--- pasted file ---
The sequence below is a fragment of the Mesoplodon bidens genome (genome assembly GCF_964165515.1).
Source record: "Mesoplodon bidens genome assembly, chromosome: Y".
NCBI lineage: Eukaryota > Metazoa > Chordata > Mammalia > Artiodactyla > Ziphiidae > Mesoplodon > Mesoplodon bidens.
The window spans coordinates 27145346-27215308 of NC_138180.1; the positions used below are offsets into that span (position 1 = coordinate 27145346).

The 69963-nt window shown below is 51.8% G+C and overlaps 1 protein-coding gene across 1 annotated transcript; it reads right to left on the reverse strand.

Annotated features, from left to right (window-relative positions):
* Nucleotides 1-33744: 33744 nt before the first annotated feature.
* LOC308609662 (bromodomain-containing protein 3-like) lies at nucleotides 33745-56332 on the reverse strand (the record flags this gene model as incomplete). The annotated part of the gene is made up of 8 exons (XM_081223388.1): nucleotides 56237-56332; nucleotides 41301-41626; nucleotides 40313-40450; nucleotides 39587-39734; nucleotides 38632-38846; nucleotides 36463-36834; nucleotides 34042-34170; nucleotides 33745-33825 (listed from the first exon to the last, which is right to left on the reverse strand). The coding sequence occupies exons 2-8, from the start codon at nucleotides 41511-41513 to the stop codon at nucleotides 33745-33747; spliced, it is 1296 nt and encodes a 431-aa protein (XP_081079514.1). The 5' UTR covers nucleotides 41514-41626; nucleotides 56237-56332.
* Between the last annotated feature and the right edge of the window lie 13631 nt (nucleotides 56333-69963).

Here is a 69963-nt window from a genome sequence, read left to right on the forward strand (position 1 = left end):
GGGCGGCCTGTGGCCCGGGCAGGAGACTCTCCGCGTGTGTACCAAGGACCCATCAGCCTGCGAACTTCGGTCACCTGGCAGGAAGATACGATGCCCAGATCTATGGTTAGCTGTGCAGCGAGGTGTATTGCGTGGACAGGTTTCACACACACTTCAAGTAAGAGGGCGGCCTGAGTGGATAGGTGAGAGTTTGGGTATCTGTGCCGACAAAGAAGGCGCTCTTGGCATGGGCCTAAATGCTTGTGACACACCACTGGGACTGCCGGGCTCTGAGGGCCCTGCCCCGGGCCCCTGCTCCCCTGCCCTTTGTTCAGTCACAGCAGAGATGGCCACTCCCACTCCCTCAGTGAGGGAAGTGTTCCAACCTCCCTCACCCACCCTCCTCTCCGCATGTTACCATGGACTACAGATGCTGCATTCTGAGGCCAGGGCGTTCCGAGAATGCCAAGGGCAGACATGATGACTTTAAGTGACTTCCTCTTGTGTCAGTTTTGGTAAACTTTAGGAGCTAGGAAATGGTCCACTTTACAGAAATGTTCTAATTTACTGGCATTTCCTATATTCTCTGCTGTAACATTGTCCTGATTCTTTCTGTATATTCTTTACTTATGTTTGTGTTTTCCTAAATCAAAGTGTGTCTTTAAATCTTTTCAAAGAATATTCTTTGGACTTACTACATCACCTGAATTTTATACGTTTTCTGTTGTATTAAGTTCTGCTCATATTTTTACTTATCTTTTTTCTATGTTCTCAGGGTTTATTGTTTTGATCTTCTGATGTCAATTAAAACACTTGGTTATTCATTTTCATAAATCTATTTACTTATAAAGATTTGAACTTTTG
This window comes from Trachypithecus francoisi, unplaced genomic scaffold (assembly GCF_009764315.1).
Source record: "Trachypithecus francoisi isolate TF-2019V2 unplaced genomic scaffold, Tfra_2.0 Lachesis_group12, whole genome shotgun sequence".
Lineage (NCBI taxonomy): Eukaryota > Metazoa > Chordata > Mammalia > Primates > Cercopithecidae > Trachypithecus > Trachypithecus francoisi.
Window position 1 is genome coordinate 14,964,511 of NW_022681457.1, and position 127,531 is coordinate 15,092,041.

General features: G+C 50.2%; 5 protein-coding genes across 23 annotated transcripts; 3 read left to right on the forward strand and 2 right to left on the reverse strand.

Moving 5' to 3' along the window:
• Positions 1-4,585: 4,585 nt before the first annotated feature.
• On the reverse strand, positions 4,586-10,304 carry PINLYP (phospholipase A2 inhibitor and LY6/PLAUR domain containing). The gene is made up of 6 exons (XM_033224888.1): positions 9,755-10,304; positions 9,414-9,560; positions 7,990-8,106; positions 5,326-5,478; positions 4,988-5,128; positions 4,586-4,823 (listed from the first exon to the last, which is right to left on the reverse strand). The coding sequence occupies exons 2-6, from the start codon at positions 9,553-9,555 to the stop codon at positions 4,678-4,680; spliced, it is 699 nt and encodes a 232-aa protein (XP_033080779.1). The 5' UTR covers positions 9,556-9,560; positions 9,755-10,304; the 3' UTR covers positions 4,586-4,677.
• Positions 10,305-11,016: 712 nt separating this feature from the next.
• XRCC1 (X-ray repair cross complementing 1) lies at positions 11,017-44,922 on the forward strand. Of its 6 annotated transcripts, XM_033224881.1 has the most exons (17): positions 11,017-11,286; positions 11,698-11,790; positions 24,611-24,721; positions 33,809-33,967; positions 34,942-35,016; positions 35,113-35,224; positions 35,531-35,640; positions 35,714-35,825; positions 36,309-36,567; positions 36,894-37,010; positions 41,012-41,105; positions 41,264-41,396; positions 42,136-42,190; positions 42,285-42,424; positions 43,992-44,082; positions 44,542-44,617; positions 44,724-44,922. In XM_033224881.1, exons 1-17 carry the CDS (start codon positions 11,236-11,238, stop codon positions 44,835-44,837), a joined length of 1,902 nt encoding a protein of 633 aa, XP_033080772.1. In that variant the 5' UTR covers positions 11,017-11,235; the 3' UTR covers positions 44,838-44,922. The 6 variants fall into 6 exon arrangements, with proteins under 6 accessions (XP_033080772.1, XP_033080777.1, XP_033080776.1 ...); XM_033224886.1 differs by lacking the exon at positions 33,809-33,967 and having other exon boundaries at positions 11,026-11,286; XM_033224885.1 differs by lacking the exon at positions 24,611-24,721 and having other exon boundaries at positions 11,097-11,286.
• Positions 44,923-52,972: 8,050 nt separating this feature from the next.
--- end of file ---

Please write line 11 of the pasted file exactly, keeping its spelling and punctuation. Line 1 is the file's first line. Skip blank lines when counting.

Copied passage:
GGGCGGCCTGTGGCCCGGGCAGGAGACTCTCCGCGTGTGTACCAAGGACCCATCAGCCTGCGAACTTCGGTCACCTGGCAGGAAGATACGATGCCCAGATCTATGGTTAGCTGTGCAGCGAGGTGTATTGCGTGGACAGGTTTCACACACACTTCAAGTAAGAGGGCGGCCTGAGTGGATAGGTGAGAGTTTGGGTATCTGTGCCGACAAAGAAGGCGCTCTTGGCATGGGCCTAAATGCTTGTGACACACCACTGGGACTGCCGGGCTCTGAGGGCCCTGCCCCGGGCCCCTGCTCCCCTGCCCTTTGTTCAGTCACAGCAGAGATGGCCACTCCCACTCCCTCAGTGAGGGAAGTGTTCCAACCTCCCTCACCCACCCTCCTCTCCGCATGTTACCATGGACTACAGATGCTGCATTCTGAGGCCAGGGCGTTCCGAGAATGCCAAGGGCAGACATGATGACTTTAAGTGACTTCCTCTTGTGTCAGTTTTGGTAAACTTTAGGAGCTAGGAAATGGTCCACTTTACAGAAATGTTCTAATTTACTGGCATTTCCTATATTCTCTGCTGTAACATTGTCCTGATTCTTTCTGTATATTCTTTACTTATGTTTGTGTTTTCCTAAATCAAAGTGTGTCTTTAAATCTTTTCAAAGAATATTCTTTGGACTTACTACATCACCTGAATTTTATACGTTTTCTGTTGTATTAAGTTCTGCTCATATTTTTACTTATCTTTTTTCTATGTTCTCAGGGTTTATTGTTTTGATCTTCTGATGTCAATTAAAACACTTGGTTATTCATTTTCATAAATCTATTTACTTATAAAGATTTGAACTTTTG